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Last-chance tourism: 4 destinations at the risk of climate change

If it has always been your dream to snorkel on the Great Barrier Reef or see polar bears in their natural habitat in the Arctic, 2017 seems to be the perfect time to do it. After all, this year sees ‘last-chance tourism’ dominating its travel trends. ‘Last-chance tourism’ is a phenomenon that sees tourists’ increasing desire to witness and travel to vanishing landscapes or seascapes before they are lost to climate change.

While not as dramatic as the scenes in Hollywood sci-fi flicks such as The Day After Tomorrow (2004), the impact of global warming on earth is very real, and some of the most beautiful destinations on earth will be gone before we know it.

Yes, it may seem like a paradox to see tourism going off the charts in places that are already threatened by climate change and massive tourism. Which is why travellers should tread lightly and leave as little footprints as possible.

There are some ways you can prevent inflicting further damage to the environment, such as booking an eco-friendly hotel or tour. Such options allow for some of the profits to go towards the environment and local communities, so you get to do good while appreciating all the world has to offer — and hopefully, for many more decades to come.

(Image credit: Six Senses Laamu

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Boasting some of the most spectacular coral reefs in the world, Maldives draws thousands of visitors each year for snorkelling and diving. However, the earth’s lowest-lying country is susceptible to rising waters, and is now at the risk of sinking.

Six Senses Laamu is an eco-sustainable resort on Olhuveli Island in Laamu Atoll, with 97 water and beach villas made of sustainably-sourced materials. To support activities that are environmentally-friendly and socially sustainable, the resort has developed policies and procedures in line with the Green Globe 21 standards that must be renewed at least annually.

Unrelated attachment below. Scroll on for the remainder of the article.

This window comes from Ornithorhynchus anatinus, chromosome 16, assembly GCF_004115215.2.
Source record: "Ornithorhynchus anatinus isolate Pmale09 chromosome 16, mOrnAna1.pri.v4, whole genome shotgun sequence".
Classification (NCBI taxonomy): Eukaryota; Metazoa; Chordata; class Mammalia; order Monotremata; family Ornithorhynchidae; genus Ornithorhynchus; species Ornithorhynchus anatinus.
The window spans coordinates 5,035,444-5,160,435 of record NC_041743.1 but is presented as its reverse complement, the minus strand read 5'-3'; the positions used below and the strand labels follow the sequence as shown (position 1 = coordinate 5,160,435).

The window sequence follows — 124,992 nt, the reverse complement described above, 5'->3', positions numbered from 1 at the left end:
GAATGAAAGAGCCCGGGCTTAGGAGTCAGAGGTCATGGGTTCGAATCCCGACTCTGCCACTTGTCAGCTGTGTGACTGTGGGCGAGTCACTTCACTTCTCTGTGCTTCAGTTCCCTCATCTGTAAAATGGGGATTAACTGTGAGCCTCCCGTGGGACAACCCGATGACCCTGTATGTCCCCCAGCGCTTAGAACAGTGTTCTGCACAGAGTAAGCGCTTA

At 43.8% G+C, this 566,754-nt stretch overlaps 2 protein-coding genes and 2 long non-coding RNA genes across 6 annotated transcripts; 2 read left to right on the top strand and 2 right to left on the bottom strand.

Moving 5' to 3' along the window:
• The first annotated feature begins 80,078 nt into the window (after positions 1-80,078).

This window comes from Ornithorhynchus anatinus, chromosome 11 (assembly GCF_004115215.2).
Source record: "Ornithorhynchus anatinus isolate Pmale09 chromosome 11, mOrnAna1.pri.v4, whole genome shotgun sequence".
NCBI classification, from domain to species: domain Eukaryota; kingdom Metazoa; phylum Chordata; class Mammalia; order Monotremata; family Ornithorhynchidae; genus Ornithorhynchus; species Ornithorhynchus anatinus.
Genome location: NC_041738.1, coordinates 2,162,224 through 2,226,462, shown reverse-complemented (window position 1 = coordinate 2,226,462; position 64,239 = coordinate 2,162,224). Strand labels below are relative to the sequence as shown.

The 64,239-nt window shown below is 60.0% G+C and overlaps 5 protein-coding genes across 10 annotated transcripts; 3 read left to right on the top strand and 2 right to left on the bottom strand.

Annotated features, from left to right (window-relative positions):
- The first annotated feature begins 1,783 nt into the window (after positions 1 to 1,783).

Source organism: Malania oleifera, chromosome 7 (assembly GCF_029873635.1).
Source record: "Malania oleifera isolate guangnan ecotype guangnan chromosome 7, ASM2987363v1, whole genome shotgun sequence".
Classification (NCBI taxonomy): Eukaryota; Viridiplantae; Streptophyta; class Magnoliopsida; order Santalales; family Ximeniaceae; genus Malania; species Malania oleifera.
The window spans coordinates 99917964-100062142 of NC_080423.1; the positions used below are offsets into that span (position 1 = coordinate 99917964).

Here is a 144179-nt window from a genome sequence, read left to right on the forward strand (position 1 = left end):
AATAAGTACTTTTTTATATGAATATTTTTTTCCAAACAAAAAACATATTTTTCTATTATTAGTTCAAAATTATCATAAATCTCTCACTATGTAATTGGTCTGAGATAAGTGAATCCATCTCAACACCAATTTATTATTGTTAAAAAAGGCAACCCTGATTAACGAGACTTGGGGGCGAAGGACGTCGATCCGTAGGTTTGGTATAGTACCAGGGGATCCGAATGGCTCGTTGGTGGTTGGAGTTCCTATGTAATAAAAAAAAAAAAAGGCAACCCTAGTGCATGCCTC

(Image credit: Visit Maldives)  

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The Great Barrier Reef

Australia’s famous Great Barrier Reef is the largest coral reef system in the world, and home to diverse marine life. Located off the east coast of Australia, the reef was declared a World Heritage area in 1981, and was added to the National Heritage List in 2007.

However, human activity in the Reef areas (snorkelling and diving included), has led to increased pollutants, which have damaged the reef drastically. In an effort to protect the reef, The Reef Water Quality Protection Reef Plan was developed by the Marine Park Authority in 2003.

(Image credit: Australia.com

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Glacier National Park

Check out the last 25 glaciers at Montana’s Glacier National Park before it melts into oblivion by 2030, no thanks to rising global temperatures. Since the park’s original 150 have already receded, hikers, climbers and wildlife seekers have been rushing to visit one of America’s largest and oldest national parks.

For a more memorable experience, save the hotels for another destination, and go camping in a tent instead. Sprague Creek and Avalanche Campgrounds, right by the lake and river, are beautiful places to stay at. Just remember to clean up after yourself.

(Image credit: National Park Service

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Well surprise, surprise, Antarctica is on this list. By now it is no longer news that the Antarctic sea ice has reached record highs in recent years. The Antarctic Peninsula is sensitive to small rises in the global temperature, which has increased by 3°C regionally in the last 30 years.

Said to be the last greatest wilderness on the planet, Antarctica is now filled with eco tours to conserve the natural environment used for tourism — since there are actually no permanent human communities on Antarctica to advocate on its behalf. To contribute, you can donate to charities such as WWF and Greenpeace

(Image credit: Discovering Antarctica

Dewi Nurjuwita

Senior Writer

Dewi Nurjuwita is a travel and design writer who can be found exploring the streets of foreign cities with passport in one hand and a cup of coffee in the other.


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